The third problem is something that me and my team created. Many years ago we started this automation project we called Fusion. We put a front-end UI on it called Galileo. It’s been a huge asset for our team. Maybe one day we might even open source the code and give this stuff away for free. As we were building this, I remember one of my DC engineers joked and named it “Automaton” to reflect how it could potentially make all of our teammates into robots. Awkwardly, I think he felt like it would open up the doors for us to replace staff with robots. That was never its intention. The intention was to make our business processes more reliable, timely and predictable. Most importantly it was designed to make our team scale without having to make loads of investment in resources.

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 Galileo has been an incredibly successful project for my team. I am very proud of it and the team that has spent years building, maintaining and promoting the platform to others at my company. What has happened with my outsourced contractors is that they lost their way of contributing to the team in a meaningful sense. They used to be adequate performance engineers. They used to spend time digging into issues. They used to do more work sadly. With Galileo, the team has had a propensity to become push button operators. When Galileo has a problem they stop working like a bunch of office workers when the Internet is down. They have turned themselves into Mechanical Turks. 

“Bummer…looks like the Internet is down. Let’s go to Starbucks, get some coffee and smoke a couple of cigarettes before Phil in IT resets the switch and we have to get back to work!”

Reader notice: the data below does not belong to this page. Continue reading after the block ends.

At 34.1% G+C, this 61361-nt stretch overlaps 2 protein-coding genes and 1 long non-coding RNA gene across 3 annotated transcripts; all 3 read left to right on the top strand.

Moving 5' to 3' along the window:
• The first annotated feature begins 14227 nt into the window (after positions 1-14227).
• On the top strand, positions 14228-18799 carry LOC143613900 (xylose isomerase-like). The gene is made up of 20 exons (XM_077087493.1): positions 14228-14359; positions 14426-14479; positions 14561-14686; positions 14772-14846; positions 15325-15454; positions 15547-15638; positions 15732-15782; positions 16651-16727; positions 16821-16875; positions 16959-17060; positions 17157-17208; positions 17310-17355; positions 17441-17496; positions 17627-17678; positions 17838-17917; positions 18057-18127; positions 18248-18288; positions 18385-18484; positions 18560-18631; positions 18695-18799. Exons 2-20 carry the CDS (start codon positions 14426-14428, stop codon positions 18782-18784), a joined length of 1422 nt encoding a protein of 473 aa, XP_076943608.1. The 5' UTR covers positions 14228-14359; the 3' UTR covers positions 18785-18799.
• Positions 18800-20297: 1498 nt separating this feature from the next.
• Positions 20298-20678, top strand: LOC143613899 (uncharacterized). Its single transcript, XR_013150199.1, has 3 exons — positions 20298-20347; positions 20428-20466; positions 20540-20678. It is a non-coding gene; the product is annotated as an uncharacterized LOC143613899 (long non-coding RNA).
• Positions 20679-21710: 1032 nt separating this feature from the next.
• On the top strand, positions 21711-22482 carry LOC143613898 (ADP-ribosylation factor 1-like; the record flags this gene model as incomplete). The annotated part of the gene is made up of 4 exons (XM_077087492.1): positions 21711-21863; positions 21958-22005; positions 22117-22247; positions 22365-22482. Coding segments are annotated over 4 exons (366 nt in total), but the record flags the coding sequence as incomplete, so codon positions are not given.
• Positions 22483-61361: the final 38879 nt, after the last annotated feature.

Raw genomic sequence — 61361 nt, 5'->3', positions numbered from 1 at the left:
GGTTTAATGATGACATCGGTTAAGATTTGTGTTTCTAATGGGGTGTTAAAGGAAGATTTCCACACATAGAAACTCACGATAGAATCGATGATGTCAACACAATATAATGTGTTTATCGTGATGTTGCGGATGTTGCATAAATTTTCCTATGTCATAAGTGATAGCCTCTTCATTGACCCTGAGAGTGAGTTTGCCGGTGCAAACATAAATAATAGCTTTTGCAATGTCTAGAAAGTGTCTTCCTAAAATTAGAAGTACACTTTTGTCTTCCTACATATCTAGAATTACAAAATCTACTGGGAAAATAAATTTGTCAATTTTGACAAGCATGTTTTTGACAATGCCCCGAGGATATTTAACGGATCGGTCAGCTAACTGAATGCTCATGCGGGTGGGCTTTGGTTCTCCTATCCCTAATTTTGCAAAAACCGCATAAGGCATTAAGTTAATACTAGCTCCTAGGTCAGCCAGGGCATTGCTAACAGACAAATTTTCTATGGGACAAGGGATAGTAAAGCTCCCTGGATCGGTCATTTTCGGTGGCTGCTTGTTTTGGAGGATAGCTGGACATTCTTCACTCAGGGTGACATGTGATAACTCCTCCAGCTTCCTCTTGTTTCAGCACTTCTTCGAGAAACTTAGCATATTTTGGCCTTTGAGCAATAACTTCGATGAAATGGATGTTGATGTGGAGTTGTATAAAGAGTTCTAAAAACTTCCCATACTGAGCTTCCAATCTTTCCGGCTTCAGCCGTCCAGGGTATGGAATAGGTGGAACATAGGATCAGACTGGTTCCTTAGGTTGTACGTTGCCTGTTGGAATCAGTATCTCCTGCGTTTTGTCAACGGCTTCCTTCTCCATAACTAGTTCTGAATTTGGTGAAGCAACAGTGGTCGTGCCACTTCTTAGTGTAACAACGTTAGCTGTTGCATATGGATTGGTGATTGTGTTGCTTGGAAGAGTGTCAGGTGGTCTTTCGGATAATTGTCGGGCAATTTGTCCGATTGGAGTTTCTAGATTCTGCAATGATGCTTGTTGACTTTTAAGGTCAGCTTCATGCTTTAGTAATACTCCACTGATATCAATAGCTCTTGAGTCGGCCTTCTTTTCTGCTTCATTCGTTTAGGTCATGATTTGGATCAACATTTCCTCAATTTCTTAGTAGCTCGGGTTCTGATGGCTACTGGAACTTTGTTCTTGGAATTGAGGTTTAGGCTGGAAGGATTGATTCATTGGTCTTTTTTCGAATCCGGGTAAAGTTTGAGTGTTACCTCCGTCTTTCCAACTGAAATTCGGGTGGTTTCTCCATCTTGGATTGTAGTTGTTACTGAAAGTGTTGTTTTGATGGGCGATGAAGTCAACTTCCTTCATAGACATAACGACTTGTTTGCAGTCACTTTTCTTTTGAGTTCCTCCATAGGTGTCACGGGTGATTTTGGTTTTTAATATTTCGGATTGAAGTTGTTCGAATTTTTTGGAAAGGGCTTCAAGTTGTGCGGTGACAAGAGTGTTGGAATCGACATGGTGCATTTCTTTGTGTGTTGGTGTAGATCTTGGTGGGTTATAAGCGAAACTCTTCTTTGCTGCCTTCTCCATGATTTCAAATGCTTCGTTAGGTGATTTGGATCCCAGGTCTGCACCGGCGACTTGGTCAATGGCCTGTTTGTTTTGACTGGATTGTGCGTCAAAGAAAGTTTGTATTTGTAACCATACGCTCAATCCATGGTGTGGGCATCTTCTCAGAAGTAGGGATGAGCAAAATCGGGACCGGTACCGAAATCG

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I’m not talking about Amazon’s Mechanical Turk program when I talk about my contractor team. Heck if I used Amazon it would be a whole heck cheaper, but all I would get are fake twitter feeds, email spam and blog comments. The term Mechanical Turk came out of the late 18th century in Europe. Someone had invented a fake chess-playing machine to impress some royalty in Austria. It was all an elaborate hoax based on a human chess player inside of the machine making moves via magnets. The robot itself was a lifeless puppet that would make the moves required by a master chess player hiding in the box. 

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I’m not saying Galileo has become a hoax. It’s not at all. I am saying that the team (our contractors) who primarily interact with it have become mechanical turks in their own right pushing buttons and watching spinning wheels and status pages as they wait for tasks to complete. They completely lost their priorities. The whole vision behind Galileo was that it would do all of the repeatable, brute force work in an automated fashion. It would do all of the work that the contractors had historically performed years back. It would create “opportunities” for the team to become better chefs in our kitchen. They could assemble Galileo templates like recipes and do some cooking. While the cooking was happening, they could do more analysis of performance issues. Unfortunately that never materialized. Rather than becoming better performance engineers, our contractors turned themselves into pushbutton operators. They knew how to do one thing well, run a test. It didn’t matter that the machine was running it for them. 

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You Can’t Have it Both Ways: Offshoring Can’t Be Done via Outsourcing Companies